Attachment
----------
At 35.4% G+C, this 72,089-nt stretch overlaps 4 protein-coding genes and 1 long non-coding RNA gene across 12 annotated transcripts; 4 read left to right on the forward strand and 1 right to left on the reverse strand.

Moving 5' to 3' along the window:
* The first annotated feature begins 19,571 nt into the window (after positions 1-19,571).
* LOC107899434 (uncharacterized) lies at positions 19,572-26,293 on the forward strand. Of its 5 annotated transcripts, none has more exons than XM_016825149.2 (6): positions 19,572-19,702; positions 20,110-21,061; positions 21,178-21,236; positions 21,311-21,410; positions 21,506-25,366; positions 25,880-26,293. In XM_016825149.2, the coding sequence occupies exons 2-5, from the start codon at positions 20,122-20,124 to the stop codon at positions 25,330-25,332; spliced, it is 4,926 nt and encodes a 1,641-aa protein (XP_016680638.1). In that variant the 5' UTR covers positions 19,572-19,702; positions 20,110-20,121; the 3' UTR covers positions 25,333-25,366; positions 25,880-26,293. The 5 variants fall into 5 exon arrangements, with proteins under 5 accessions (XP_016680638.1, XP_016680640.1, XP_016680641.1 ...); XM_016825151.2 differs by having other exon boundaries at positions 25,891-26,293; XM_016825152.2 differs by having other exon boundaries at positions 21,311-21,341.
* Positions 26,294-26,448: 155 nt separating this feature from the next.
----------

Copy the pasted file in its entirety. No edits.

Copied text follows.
At 35.4% G+C, this 72,089-nt stretch overlaps 4 protein-coding genes and 1 long non-coding RNA gene across 12 annotated transcripts; 4 read left to right on the forward strand and 1 right to left on the reverse strand.

Moving 5' to 3' along the window:
* The first annotated feature begins 19,571 nt into the window (after positions 1-19,571).
* LOC107899434 (uncharacterized) lies at positions 19,572-26,293 on the forward strand. Of its 5 annotated transcripts, none has more exons than XM_016825149.2 (6): positions 19,572-19,702; positions 20,110-21,061; positions 21,178-21,236; positions 21,311-21,410; positions 21,506-25,366; positions 25,880-26,293. In XM_016825149.2, the coding sequence occupies exons 2-5, from the start codon at positions 20,122-20,124 to the stop codon at positions 25,330-25,332; spliced, it is 4,926 nt and encodes a 1,641-aa protein (XP_016680638.1). In that variant the 5' UTR covers positions 19,572-19,702; positions 20,110-20,121; the 3' UTR covers positions 25,333-25,366; positions 25,880-26,293. The 5 variants fall into 5 exon arrangements, with proteins under 5 accessions (XP_016680638.1, XP_016680640.1, XP_016680641.1 ...); XM_016825151.2 differs by having other exon boundaries at positions 25,891-26,293; XM_016825152.2 differs by having other exon boundaries at positions 21,311-21,341.
* Positions 26,294-26,448: 155 nt separating this feature from the next.